The sealer will provide the paint with a solid place to stick and also make the color look
This is where a lot of teams will skip a step and then wonder why their paintjob doesn't look up to par. Check for any cracks or holes in the applied sealer. If there are any small holes you'll need to do a little bondo work.
Shockin' Yall Media gave us a great rendering of what the Circle Track car was going to look like. Now all we had to do was tape the design on to the body panels. This can get tricky with the body off the car, but we took our time and placed the panels together and mapped out the design using 1/4-inch design tape. With the design mapped out, we decided to paint the black first, which meant we had to tape off the entire red area. I found out this is where most of your time will be spent. Which leads me to my next point: Make a template out of carboard to cover large areas of one color. It will save you a lot of time.
Next, you'll need to mix your paint. You have to mix a reducer with the paint so that the paint gun can spray it evenly across the car. Check the back of the paint can you're using for the correct reducer-to-paint ratio. Don't assume it's 3:1. It can vary with different colors. If you use the wrong ratio, it can easily cause runs in your paintjob.
Ryan Colin, the owner of Automotion, tapes off the design on the body using 1/4-inch desig
Before you start to paint remember that the best temperature for a great paintjob is in the 70-80 degree range.
Now that the paint is mixed and you've had a chance to make sure the surface is as clean as it can be, you can start to paint. Just as with the sealer, make sure that you're spraying it evenly across the surface. It's going to take two to three coats to get the color that you're expecting. Let it sit for 5 to 10 minutes between each coat.
ClearCoat/Sit Time After the paint has dried, it's time to make it pop! A few layers of clearcoat will do the trick.
Before you shoot your clearcoat, make sure that you take a new tack cloth and wipe the car down again just to make sure there isn't any dust that might have landed on the car overnight. The clearcoat will provide protection for your paintjob and it will accentuate the colors you've chosen for your car. It will also give it the glossy finish that makes the fans go wow. The clearcoat will take at least one more coat than the number of paint coats you applied. The guys at Automotion say that usually somewhere between three and four will do the trick.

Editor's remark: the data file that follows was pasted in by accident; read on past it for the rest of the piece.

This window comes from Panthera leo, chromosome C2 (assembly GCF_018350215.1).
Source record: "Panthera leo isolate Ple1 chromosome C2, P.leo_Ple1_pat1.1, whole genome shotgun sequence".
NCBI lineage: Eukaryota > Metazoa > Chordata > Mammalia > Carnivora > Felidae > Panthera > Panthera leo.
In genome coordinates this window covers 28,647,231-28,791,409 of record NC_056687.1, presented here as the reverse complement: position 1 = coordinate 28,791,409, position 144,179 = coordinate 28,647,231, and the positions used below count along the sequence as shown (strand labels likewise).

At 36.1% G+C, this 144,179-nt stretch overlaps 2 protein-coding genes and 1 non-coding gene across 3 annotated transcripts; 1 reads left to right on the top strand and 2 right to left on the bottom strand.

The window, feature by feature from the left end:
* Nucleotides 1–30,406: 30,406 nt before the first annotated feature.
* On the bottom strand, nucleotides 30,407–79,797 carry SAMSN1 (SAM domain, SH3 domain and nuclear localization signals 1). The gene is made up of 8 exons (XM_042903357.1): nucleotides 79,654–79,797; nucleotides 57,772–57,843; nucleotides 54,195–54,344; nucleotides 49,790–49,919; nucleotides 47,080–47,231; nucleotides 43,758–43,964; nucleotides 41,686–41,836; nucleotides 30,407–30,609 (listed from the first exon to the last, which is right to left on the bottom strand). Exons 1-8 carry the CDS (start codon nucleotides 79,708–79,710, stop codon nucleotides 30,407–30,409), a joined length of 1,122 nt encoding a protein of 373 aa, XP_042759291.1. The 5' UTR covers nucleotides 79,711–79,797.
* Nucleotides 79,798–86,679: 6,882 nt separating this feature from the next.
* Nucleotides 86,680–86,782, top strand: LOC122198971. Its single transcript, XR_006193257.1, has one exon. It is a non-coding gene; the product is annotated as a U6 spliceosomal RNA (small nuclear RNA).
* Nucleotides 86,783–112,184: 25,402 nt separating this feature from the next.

Hold the nozzle about 6 inches away from whatever you're painting and spray it evenly acro
There you have it; the intimidating task of painting your car is finished, and you have a sleek new paintjob. It all comes back to how much time you set aside to do this job. If you give yourself ample time and really make sure that your surface is clean before you paint, then you'll have no trouble at all. This way when you unload your car at the first race of the year, your competitors can stare at your car and say, wow, what did he do to get his car looking like that?
A special thanks goes out to the guys at Automotion. We started the painting process at 9 p.m. Friday evening. But we finally finished up around 5 Saturday morning. So we got it completed in what would amount to a normal work day. Ryan and Reed, thanks for all of your hard work. The car looked fantastic down at PRI.
A tack cloth is a great way to pick up any remaining bits of dust. The tack cloth actually
Taping off the body took the longest. But you could save time by having a template made ou
Here, Ryan puts the red on the body, the next step after the paint dries will be to clearc
We've pealed off all of the paper and tape and now the clearcoat is ready to go on. Notice
Before you paint the clearcoat, run the tack cloth over the body again just to make certai
Here is a finished quarter-panel. Nice shine, wouldn't you agree?